Motorola Moto X, Moto G Smartphones Target Samsung

The Motorola Moto X Style, Moto X Play, and Moto G offer something for everyone in customizable packages.

Eric Zeman, Contributor

July 28, 2015

4 Min Read
<p align="left">The Motorola Moto X</p>

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iPhone 6s And 7 Other Smartphones To Watch In 2015 (Click image for larger view and slideshow.)

Motorola showed off three new Android handsets, as well as two stereo Bluetooth headsets, at simultaneous events in New York City, London, and Sao Paulo today. Two versions of the Moto X will go head-to-head with Apple and Samsung, while the Moto G will target the middle of the market.

The Moto X Style -- or Moto X Pure Edition as it will be called in the US -- is an improved version of last year's flagship handset. The design is similar, but most of the specs have been boosted under the hood. Motorola stretched the screen out to 5.7 inches and packed it with quad HD resolution. The phone is powered by a 1.8 GHz octa-core Snapdragon 808 processor paired with 3 GB of RAM. The phone will be sold in 16GB, 32GB, and 64GB variants, but it also supports memory cards up to 128GB.

Motorola paid particular attention to the cameras. The main camera has a 21-megapixel sensor with an aperture of f/2.0. Motorola improved the camera software and claims the Moto X Style is its best imaging device ever. The user-facing camera captures 5-megapixel images and has a flash of its own for better selfies.

Other features include stereo speakers, fast-charging, NFC, Bluetooth, WiFi, and GPS. The phone will be sold unlocked in the US. It supports all carriers' LTE 4G networks. Pricing starts at $399. As with the 2013 and 2014 Moto X handsets, this year's phone can be fully customized through Motorola's online Moto Maker website. It goes on sale in September.

The Moto X Play, intended for worldwide markets, dials back the specs a bit. The screen measures 5.5 inches with 1080p HD resolution. The phone has a 1.7 GHz octa-core Snapdragon 615 under the hood with 2GB of RAM. The most impressive feature is perhaps the massive battery. Motorola crammed a 3,640mAh power cell inside that it says provides two full days of battery life. Most other features mirror those of the Moto X Style.

The Moto G is for the commoner. This mid-range wonder is an excellent value at $179.

The G's killer feature? It's waterproof.

You can dunk it in your swimming pool for up to 30 minutes with no worry that it will die a watery death. The other significant upgrade for the Moto G this year is that it finally earns support for LTE 4G networks. The previous versions were limited to HSPA.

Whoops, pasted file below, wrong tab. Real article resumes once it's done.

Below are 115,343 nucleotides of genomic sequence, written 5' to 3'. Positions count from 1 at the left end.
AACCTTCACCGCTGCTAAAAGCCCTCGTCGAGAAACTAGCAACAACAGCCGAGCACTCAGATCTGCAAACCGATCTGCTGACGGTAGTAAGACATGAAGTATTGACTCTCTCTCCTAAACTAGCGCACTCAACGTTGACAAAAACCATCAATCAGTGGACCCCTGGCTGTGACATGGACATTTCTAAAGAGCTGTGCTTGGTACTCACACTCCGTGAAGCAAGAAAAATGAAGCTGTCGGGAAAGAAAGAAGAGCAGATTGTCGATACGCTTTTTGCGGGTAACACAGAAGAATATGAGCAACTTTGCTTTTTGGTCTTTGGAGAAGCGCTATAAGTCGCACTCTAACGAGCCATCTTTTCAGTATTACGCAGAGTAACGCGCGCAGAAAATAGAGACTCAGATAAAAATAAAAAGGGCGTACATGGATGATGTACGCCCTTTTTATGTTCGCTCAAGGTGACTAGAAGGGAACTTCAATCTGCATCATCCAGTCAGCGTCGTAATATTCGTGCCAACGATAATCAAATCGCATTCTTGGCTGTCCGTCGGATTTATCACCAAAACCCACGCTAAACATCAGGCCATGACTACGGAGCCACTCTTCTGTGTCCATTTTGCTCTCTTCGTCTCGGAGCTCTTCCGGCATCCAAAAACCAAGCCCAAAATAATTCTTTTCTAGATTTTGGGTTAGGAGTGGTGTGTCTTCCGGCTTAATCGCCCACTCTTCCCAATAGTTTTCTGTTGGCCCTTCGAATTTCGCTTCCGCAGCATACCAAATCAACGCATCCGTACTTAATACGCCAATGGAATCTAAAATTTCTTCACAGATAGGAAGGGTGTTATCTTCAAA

The screen measures 5 inches with 720p HD resolution. The Moto G is powered by a 1.2 GHz quad-core Snapdragon 410 processor with either 1GB or 2GB of RAM. Its main camera captures 13-megapixel images, and the front camera captures 5-megapixel images. Both have a wide field of view for easier self-portraits.

Like the Moto X, the Moto G will offer consumers the option to customize it through the Moto Maker tool. Motorola is offering a handful of different-colored rear shells and several accent colors as well. The Moto G is available online beginning today.

All three phones ship with Android 5.1.1 Lollipop. Motorola uses the stock code from Google, so there is no user interface skin to speak of. The only real software addition is Moto Assist, which lets people control their phone via voice commands.

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All three handsets are solid entries from Lenovo-owned Motorola. The Moto X goes toe-to-toe with the Samsung Galaxy S6 and iPhone 6. The Moto G outclasses other handsets in its price range.

Last in Motorola's bag of tricks today were the Moto Pulse and Moto Surround Bluetooth headsets. The Pulse is an on-ear headset that boasts 18 hours of playback for $60. The Moto Surround is a pair of earbuds aimed at active users. It offers 12 hours of playback for $70. Both headsets are on sale today at

Motorola did not announce a new smartwatch today as expected, but the company said it has more news planned for later in the year, and a watch will be part of the discussion at that time.

About the Author(s)

Eric Zeman


Eric is a freelance writer for InformationWeek specializing in mobile technologies.

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